Isabela's research project, Subjected to Feeling: Slavery and Personhood in Nineteenth-Century Brazil and Cuba, traces a centurylong genealogy of writings concerned with the affective lives of enslaved and free people of African descent in the two most lucrative coffee- and sugar-producing regions of the nineteenth-century Atlantic world. Grounded in close readings of printed and archival sources from Cuba, Brazil, Spain, and Portugal, her project shows not only how colonial and imperial authorities were deeply invested in imagining the inner lives of those they enslaved, but also how Africans and people of African descent responded to such an investment.

Pheaross Graham

Mellon Fellowship of Scholars in the Humanities

Department of Music, Stanford University

Visions of the Pianistic Self: Don Shirley, Rachmaninoff, and Music Performance Studies

Dr. Pheaross Graham is a musicologist and classical pianist examining the intersections of theory, practice, and lived experiences of concert performers. His PhD, CPhil, and MA in musicology from UCLA, MFA in piano performance from UC Irvine, and BA in music and BS in microbial biology from UC Berkeley have cultivated interdisciplinary and intertextual leanings in his research. He reads recorded performances as texts, demystifying musicians’ inner worlds. Dr. Graham asks how certain performers, pushed in plain sight to the margins on account of race, class, and identity, carve space for themselves in complicated musical networks. His forthcoming publications include essays on reconstructing Rachmaninoff’s subjectivity (Routledge) and Liberace’s democratic virtuosity (Univ. Illinois Press). He has presented work at the Annual American Musicological Society, Music and the Moving Image, and Music Performance Studies Today conferences. He enjoys initiating and organizing wide-reaching public conversations on performance.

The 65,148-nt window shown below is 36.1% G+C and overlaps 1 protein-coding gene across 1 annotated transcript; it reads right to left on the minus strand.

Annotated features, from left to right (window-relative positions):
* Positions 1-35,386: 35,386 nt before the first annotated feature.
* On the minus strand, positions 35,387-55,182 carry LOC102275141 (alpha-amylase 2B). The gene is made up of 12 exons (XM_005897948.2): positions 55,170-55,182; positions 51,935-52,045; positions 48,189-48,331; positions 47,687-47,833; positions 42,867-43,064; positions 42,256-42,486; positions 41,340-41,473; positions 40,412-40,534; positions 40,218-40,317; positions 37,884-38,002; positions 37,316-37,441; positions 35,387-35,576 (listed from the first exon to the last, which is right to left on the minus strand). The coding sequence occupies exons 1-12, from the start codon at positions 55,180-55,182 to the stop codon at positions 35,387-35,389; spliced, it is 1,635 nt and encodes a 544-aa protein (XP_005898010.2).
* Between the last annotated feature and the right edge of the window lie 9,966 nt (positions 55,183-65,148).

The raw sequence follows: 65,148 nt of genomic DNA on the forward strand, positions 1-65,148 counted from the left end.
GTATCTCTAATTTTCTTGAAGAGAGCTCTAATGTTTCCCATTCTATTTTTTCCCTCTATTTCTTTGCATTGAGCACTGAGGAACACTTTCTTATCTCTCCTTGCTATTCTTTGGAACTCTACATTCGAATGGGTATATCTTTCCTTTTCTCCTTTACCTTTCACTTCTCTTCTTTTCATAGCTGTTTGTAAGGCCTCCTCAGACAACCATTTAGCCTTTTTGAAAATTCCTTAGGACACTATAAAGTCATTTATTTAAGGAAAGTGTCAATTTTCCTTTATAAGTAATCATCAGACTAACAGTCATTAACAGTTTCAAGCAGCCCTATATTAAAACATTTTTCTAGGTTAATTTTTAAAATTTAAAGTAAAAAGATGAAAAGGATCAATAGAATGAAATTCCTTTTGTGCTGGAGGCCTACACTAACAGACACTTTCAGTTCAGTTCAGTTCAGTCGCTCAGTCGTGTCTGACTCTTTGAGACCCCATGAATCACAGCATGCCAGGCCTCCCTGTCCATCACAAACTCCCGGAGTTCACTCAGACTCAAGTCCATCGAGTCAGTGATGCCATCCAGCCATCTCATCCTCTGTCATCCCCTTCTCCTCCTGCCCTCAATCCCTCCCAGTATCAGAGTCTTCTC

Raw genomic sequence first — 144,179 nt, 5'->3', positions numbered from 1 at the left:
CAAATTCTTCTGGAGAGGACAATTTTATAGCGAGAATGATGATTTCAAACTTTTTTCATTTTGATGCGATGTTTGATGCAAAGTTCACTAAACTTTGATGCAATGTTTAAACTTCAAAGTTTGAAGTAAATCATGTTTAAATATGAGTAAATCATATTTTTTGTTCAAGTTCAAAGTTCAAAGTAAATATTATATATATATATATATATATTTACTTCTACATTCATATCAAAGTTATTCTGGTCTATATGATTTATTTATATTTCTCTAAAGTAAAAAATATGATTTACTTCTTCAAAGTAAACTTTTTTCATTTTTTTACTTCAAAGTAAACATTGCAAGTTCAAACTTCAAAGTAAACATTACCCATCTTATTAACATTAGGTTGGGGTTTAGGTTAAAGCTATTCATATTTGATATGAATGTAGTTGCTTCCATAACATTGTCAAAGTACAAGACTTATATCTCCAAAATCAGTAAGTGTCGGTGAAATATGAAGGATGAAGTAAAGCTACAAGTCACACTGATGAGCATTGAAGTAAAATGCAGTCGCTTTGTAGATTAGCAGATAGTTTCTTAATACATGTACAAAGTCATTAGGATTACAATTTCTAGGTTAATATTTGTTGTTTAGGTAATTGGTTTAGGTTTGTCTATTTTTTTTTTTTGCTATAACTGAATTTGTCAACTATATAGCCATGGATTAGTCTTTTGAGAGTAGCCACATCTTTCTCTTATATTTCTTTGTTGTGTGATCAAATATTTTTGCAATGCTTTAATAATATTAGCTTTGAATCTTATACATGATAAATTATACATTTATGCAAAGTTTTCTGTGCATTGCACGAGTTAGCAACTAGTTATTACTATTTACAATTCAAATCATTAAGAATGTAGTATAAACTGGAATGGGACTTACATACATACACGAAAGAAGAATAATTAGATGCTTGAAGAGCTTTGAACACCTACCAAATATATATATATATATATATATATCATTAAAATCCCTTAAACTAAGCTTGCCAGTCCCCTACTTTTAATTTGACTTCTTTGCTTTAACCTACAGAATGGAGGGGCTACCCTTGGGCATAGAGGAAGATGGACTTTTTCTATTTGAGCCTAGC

Project summary:

Dr. Graham’s immediate book project focuses on African American pianist Don Shirley and his musical activity during the Civil Rights Movement. He profiles Shirley’s genre-blending, “Green Book Style” pianism, which aimed to stimulate “serious,” idealized, and engaged listening among audiences to approach the category of classical music, navigating through the problematics of racialized entertainment in the U.S. and concert hall anti-Blackness. His secondary projects contemplate immigrant experiences, self-erasure, and exile. Accordingly, Dr. Graham theorizes the American transplanted, Russian aristocratic pianism of Sergei Rachmaninoff, engaging micro-listening and concert emulation. Rachmaninoff’s inter- and post-Revolutionary negotiations of respectability amid dualities of idealist and public identities factor into his inquiries.